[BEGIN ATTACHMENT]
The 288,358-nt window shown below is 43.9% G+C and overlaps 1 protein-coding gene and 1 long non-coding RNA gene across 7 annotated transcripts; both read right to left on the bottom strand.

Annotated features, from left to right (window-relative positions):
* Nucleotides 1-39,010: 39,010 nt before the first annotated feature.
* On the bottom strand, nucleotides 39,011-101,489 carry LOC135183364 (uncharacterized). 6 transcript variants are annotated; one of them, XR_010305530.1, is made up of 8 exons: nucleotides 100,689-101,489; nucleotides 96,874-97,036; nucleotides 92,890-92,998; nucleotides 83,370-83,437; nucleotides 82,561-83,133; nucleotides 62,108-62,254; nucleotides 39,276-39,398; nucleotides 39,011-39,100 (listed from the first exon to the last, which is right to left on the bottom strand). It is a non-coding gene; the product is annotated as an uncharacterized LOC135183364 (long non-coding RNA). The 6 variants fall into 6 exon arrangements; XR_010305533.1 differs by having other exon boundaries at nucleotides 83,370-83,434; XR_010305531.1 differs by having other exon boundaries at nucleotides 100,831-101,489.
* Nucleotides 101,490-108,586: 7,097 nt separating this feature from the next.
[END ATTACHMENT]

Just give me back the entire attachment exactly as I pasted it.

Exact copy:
The 288,358-nt window shown below is 43.9% G+C and overlaps 1 protein-coding gene and 1 long non-coding RNA gene across 7 annotated transcripts; both read right to left on the bottom strand.

Annotated features, from left to right (window-relative positions):
* Nucleotides 1-39,010: 39,010 nt before the first annotated feature.
* On the bottom strand, nucleotides 39,011-101,489 carry LOC135183364 (uncharacterized). 6 transcript variants are annotated; one of them, XR_010305530.1, is made up of 8 exons: nucleotides 100,689-101,489; nucleotides 96,874-97,036; nucleotides 92,890-92,998; nucleotides 83,370-83,437; nucleotides 82,561-83,133; nucleotides 62,108-62,254; nucleotides 39,276-39,398; nucleotides 39,011-39,100 (listed from the first exon to the last, which is right to left on the bottom strand). It is a non-coding gene; the product is annotated as an uncharacterized LOC135183364 (long non-coding RNA). The 6 variants fall into 6 exon arrangements; XR_010305533.1 differs by having other exon boundaries at nucleotides 83,370-83,434; XR_010305531.1 differs by having other exon boundaries at nucleotides 100,831-101,489.
* Nucleotides 101,490-108,586: 7,097 nt separating this feature from the next.